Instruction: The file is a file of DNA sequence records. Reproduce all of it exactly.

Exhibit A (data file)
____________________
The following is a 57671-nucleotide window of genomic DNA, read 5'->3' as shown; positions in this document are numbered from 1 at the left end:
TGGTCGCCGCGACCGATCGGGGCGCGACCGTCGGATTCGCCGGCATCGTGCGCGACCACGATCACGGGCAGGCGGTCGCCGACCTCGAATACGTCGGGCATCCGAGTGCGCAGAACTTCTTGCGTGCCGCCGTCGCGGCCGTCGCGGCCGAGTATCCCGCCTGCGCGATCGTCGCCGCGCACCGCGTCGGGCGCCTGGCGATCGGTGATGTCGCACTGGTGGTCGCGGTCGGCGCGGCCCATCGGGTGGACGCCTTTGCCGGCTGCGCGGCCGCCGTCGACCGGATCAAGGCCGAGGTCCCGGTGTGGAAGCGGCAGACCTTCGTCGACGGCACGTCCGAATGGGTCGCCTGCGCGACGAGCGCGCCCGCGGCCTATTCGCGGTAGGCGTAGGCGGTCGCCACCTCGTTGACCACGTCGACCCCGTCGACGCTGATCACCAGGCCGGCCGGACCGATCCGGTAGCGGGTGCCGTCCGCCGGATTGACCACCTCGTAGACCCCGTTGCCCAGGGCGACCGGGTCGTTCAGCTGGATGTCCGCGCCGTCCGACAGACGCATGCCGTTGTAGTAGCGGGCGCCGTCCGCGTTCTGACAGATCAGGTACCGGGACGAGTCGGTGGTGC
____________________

The following is a 57671-nucleotide window of genomic DNA, read 5'->3' as shown; positions in this document are numbered from 1 at the left end:
TGGTCGCCGCGACCGATCGGGGCGCGACCGTCGGATTCGCCGGCATCGTGCGCGACCACGATCACGGGCAGGCGGTCGCCGACCTCGAATACGTCGGGCATCCGAGTGCGCAGAACTTCTTGCGTGCCGCCGTCGCGGCCGTCGCGGCCGAGTATCCCGCCTGCGCGATCGTCGCCGCGCACCGCGTCGGGCGCCTGGCGATCGGTGATGTCGCACTGGTGGTCGCGGTCGGCGCGGCCCATCGGGTGGACGCCTTTGCCGGCTGCGCGGCCGCCGTCGACCGGATCAAGGCCGAGGTCCCGGTGTGGAAGCGGCAGACCTTCGTCGACGGCACGTCCGAATGGGTCGCCTGCGCGACGAGCGCGCCCGCGGCCTATTCGCGGTAGGCGTAGGCGGTCGCCACCTCGTTGACCACGTCGACCCCGTCGACGCTGATCACCAGGCCGGCCGGACCGATCCGGTAGCGGGTGCCGTCCGCCGGATTGACCACCTCGTAGACCCCGTTGCCCAGGGCGACCGGGTCGTTCAGCTGGATGTCCGCGCCGTCCGACAGACGCATGCCGTTGTAGTAGCGGGCGCCGTCCGCGTTCTGACAGATCAGGTACCGGGACGAGTCGGTGGTGC